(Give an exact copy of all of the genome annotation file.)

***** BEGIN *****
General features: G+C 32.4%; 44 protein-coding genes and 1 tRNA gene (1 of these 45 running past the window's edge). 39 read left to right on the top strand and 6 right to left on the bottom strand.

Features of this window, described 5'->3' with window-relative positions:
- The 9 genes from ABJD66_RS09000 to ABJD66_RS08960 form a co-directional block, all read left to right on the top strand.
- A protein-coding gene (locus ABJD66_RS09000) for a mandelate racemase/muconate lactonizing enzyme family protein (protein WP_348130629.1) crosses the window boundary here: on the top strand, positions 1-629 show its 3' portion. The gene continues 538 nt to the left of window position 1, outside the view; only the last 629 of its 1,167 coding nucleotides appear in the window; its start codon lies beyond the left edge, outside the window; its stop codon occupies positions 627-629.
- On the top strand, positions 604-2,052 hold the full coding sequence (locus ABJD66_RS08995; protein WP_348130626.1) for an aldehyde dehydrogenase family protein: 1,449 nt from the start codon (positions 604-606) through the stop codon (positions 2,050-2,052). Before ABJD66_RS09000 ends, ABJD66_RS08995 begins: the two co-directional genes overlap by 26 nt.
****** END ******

General features: G+C 32.4%; 44 protein-coding genes and 1 tRNA gene (1 of these 45 running past the window's edge). 39 read left to right on the top strand and 6 right to left on the bottom strand.

Features of this window, described 5'->3' with window-relative positions:
- The 9 genes from ABJD66_RS09000 to ABJD66_RS08960 form a co-directional block, all read left to right on the top strand.
- A protein-coding gene (locus ABJD66_RS09000) for a mandelate racemase/muconate lactonizing enzyme family protein (protein WP_348130629.1) crosses the window boundary here: on the top strand, positions 1-629 show its 3' portion. The gene continues 538 nt to the left of window position 1, outside the view; only the last 629 of its 1,167 coding nucleotides appear in the window; its start codon lies beyond the left edge, outside the window; its stop codon occupies positions 627-629.
- On the top strand, positions 604-2,052 hold the full coding sequence (locus ABJD66_RS08995; protein WP_348130626.1) for an aldehyde dehydrogenase family protein: 1,449 nt from the start codon (positions 604-606) through the stop codon (positions 2,050-2,052). Before ABJD66_RS09000 ends, ABJD66_RS08995 begins: the two co-directional genes overlap by 26 nt.